Comments on: How best to blockify?

Carl Sassenrath, CTO
REBOL Technologies
15-Mar-2007 1:24 GMT

Article #0063
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This is a really common line of code:

unless block? value [value: reduce [value]]

If the value is not a block, make a new block that holds the value. This is frequently used in functions that use block arguments to allow them to accept other values.

I would like a simpler function to do that. Something like:

blk: blockize value

Of course, I don't like the blockize name that much, but it is consistent with dirize.

You might think that:

to block! value


make block! value

could do what we need, but they have special exceptions for some datatypes. For example if the value is a string, it is loaded. If the value is an integer, make creates a block of that size. Those kinds of exceptions are fairly standard in the conversion functions.

So, since reduce creates block, perhaps a cousin could be:

blk: deduce value


blk: enduce value

Those are both good names... so good, I can almost see them for some kind of prologish function; I'm just not sure what.




Brian Tiffin
15-Mar-2007 23:12:52

When I first say blockize I thought of Gregg's 'trick', compose [(value)]

At least I first saw it mentioned in Gregg's code, tutorial, article somewhere.

Then I thought enclose

Then I thought "take what ever comes and be happy because you'll probably keep using compose [(value)] out of habit".

Brian Tiffin
15-Mar-2007 23:22:02
Sorry, I meant to say "When I first saw blockize...
16-Mar-2007 2:17:51
not much to input from me, but for my "czech english", blockify would sound better than blockize, but then it would not be compatible with dirize, which would sound, dirify :-))


16-Mar-2007 5:38:11
Hmm... I like enclose... or maybe as-block?
16-Mar-2007 5:47:59
Why not something like FORM/BLOCK or FORM/ONLY? Whereas I like the first one more.
Peter Wood
16-Mar-2007 7:01:22
as-block is clear and concise.

Perhaps as block! would be more Rebolish and would allow as-block to be implemented as a mezzanine function.

16-Mar-2007 10:42:04
I prefer enclose, (I already to use it in my applications).
Anton Rolls
16-Mar-2007 10:46:19
Well.. I think I like enblock.
Maxim Olivier-Adlhoch
16-Mar-2007 11:13:39
I always compose [(value)] so its a moot point for me especially since the /only switch exists which basically allows exactly what another function would do.

IMHO people should simply collect their own lists of utility funcs, like

enclose: func [serie][compose [(serie)]]

why add yet another method for such a reduced scope of usefullness.

the as block! is not to bad, since its uniform with current 'AS funcs which do vanilla conversions, as long as we one day get a grid which explains all the differences of conversion from one type to another with the differences between 'MAKE, 'TO and 'AS and how they recover (or not) from errors or identified suspicious values (like a date/day of 0).

Maxim Olivier-Adlhoch
16-Mar-2007 11:22:35
to fully simulate Carl's example where the value is only changed, if its not currently a block (keeping the references to that specific block) I would use the as-block since AFAIK that is the (only?) difference between as-string and to-string.

ex: for strings:

>> same? a to-string a
== false
>> same? a as-string a
== true

this way, there is a clear and uniform understanding of the difference between to and as and its consistent across all series types.

plus we can keep those nice function names for more usefull semantics.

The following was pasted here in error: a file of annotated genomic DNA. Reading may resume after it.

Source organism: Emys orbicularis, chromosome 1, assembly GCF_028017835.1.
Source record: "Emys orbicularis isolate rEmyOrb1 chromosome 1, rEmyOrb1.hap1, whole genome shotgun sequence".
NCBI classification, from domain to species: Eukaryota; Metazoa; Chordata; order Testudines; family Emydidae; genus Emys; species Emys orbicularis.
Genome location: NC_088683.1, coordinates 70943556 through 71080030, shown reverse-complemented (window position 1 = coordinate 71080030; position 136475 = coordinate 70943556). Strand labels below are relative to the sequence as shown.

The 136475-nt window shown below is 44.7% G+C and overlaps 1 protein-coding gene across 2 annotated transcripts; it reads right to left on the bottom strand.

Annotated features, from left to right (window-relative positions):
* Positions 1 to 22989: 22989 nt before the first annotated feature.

Carl Sassenrath
16-Mar-2007 12:34:23
Good feedback. Yes, this is one of those subtle ones. It is not a major function, but rather a helper. If it does not help the user (because user cannot remember it or the name is wrong), then it hurts the user (by adding more words) and it's not worthy of addition. So, therein lies the rub.

Some thoughts...

  1. Yes, this function is indeed the trivial form of compose. Problem is, writing it as compose [(x)] uses two more blocks that I prefer, the () and [].

  2. I like enclose, but we might want to reserve that for something related to closures (new in 3.0). The enblock choice is worth considering. Quite clear.

  3. In my English too, I thought about blockify, but does not match dirize.

  4. You are wise to notice that relationship to form -- it is the "convenient helper" for to-string. That is precisely what I want for block, but it must be pathless.

  5. I don't see the same relationship with as-block. In REBOL "as" provides a type alias, not a constructor. (That is, it uses the same value, does not construct a new one.)
16-Mar-2007 12:46:30
I've been using envelope, though I appreciate that has meaning in other areas of communication...
16-Mar-2007 14:37:50
How about BRICK?
Gregg Irwin
17-Mar-2007 14:12:13
At first glance, I like ENBLOCK, because it relates to ENBASE and the concept of encoding something into another form. You could also read it as short for "ensure block".
Brian Tiffin
17-Mar-2007 14:52:40
I'm guessing that enblock value will be orders of magnitude faster than compose [(value)]?

I thought enclose might have a future purpose regarding enclosures...

I have a question though, what will enblock do with a block. Will it be

enblock [1 2 3]  ==>  [[1 2 3]]
or will it work like "ensure block"
enblock [1 2 3]  ==> [1 2 3]  - no effect

I'd prefer the latter...

Maxim Olivier-Adlhoch
17-Mar-2007 18:49:10
brian... did you read Carl's code snippet? ;-)

unless block? value [value: reduce [value]]
Brian Tiffin
18-Mar-2007 12:01:38

Maxim; Yeah I realized how dumb the question was a few hours after I posted it, but I was already out enjoying Saturday night...

...for some construction worker friends didn't seem to care :)

Thanks for keeping things honest

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